Earlier this year, Sadiq Khan vowed to transform London into the world’s leading smart city. It’s an admirable ambition, but despite the rise of smart city incubators across the capital, it’s currently a rather distant one.
“We have 32 boroughs going through a significant period of digital transition,” says Camden council’s Theo Blackwell. “But no one really has a handle on what tech supports their operations now and in the future.”
It’s an issue that Blackwell, cabinet member for finance, technology and growth at Camden, hopes to address with the creation a new body: the London Office for Technology and Innovation, or LOTI for short.
“We’re doing a scoping exercise for a virtual institution which would fix the collaboration deficit that we see in London’s digital public services,” he says.
But it’s not just a case of boroughs not talking to one another.
“There’s a concern that we’re not open enough to solutions from the tech sector, that we’re over-dependent on big IT and that we’re not expressing our needs in the way that the tech sector can respond to,” he adds.
Blackwell and his fellow founding members of LOTI have now appointed a consortium of firms, including Futuregov, Arup and Stance, to assist with the scoping exercise.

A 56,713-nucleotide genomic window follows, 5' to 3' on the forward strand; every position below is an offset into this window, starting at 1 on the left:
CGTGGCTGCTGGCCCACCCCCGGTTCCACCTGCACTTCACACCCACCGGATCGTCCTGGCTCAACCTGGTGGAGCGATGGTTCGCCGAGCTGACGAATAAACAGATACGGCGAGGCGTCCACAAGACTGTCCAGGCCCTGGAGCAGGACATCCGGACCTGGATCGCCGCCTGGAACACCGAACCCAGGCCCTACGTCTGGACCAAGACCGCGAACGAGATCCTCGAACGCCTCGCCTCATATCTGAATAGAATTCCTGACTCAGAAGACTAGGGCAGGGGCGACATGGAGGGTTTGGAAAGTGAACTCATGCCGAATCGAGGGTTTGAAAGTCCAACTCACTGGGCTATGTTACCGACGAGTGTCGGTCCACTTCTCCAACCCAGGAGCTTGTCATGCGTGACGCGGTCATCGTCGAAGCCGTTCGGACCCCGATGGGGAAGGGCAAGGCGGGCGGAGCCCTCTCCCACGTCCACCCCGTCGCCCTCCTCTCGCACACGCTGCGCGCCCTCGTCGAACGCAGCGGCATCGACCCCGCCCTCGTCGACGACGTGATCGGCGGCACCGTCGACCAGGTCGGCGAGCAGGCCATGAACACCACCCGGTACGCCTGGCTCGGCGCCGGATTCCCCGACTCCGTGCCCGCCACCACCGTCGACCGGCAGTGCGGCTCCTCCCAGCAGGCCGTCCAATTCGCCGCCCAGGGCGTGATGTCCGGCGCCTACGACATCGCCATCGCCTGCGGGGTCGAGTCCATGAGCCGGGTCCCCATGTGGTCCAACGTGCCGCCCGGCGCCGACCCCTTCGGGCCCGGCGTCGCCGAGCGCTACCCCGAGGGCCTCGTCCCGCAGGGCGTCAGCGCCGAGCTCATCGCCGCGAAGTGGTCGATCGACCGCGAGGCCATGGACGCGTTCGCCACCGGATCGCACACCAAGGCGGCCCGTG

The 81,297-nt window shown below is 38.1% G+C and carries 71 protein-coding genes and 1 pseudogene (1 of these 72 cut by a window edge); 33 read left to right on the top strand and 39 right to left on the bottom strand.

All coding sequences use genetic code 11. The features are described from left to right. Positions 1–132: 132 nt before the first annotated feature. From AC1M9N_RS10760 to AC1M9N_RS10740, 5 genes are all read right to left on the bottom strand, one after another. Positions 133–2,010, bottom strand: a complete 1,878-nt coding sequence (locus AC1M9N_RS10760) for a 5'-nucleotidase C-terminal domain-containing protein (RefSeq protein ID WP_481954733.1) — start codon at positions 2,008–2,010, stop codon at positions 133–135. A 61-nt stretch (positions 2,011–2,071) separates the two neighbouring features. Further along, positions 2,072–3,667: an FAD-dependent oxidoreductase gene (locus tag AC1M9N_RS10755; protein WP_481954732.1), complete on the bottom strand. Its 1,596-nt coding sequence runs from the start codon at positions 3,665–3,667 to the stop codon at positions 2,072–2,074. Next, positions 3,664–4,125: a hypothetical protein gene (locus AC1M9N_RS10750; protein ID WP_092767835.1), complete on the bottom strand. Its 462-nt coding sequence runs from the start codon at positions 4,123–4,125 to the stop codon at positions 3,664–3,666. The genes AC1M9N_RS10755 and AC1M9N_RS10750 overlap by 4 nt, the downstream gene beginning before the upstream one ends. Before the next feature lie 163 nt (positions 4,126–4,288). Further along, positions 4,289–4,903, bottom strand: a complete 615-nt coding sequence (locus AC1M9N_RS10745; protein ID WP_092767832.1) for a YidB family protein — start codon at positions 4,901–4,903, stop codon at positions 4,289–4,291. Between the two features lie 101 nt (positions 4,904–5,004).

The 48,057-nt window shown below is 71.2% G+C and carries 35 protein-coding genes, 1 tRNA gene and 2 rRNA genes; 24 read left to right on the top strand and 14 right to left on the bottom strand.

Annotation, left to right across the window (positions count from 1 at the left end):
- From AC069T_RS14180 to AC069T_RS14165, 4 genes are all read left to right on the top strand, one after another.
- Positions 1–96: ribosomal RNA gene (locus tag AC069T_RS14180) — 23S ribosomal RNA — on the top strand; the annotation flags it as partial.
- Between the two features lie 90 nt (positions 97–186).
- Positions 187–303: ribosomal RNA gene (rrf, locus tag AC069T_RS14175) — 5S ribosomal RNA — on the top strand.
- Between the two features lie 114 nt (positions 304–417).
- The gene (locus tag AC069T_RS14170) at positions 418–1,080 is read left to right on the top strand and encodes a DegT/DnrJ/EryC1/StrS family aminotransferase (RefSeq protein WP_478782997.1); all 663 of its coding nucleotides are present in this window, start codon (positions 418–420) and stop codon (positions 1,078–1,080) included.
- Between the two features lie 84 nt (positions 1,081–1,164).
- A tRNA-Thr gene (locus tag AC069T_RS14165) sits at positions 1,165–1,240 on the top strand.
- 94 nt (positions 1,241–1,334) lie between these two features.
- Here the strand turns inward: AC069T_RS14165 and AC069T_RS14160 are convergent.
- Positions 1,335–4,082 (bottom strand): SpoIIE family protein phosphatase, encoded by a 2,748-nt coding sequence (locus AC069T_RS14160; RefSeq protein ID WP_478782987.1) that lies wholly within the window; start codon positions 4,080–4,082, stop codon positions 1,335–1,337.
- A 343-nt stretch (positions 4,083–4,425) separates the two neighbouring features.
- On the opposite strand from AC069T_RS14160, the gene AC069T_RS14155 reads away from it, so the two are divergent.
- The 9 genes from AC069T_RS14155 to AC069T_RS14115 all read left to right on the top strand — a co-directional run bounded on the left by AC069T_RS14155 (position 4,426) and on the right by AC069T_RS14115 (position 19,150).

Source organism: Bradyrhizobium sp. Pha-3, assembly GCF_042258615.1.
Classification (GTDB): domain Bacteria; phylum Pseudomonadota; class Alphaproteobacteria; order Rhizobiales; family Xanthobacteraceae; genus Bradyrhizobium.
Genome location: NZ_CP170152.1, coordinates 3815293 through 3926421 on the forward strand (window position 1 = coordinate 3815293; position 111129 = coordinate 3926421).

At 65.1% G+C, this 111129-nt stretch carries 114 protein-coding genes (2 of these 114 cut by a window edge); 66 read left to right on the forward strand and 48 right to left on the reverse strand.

One of the ambitions for LOTI will be to encourage joint procurement of technology between boroughs.
“At the moment, we’re a very fragmented set of buyers. Joint procurement is the exception rather than the rule,” says Blackwell. “So can we make the market together? Can we set up open competitions where we say – here’s a problem we’re all facing in terms of social care. Please come and help us solve it.”
Whatever form LOTI takes once the three month scoping exercise has finished, it will connect London’s new chief digital officer with the capital’s boroughs.
“How do you link the mayor exercising his proper strategic function with what boroughs do in terms of delivery?” asks Blackwell. “We think we need an institution that will help us collectively engage with innovation.”
It comes at a challenging time for London boroughs.
“We think there’s a wider government role in London which basically asks, ‘how open are we to technology at a really crucial period when we’ve got some very signifcant spending restraints and rising population challenges and citizen expectation?’ That’s the original proposition.”
Given that 80 per cent of services are delivered at a local level, a successful LOTI could go a long way to helping Khan achieve his aim. London could yet dethrone New York as the world’s leading smart city.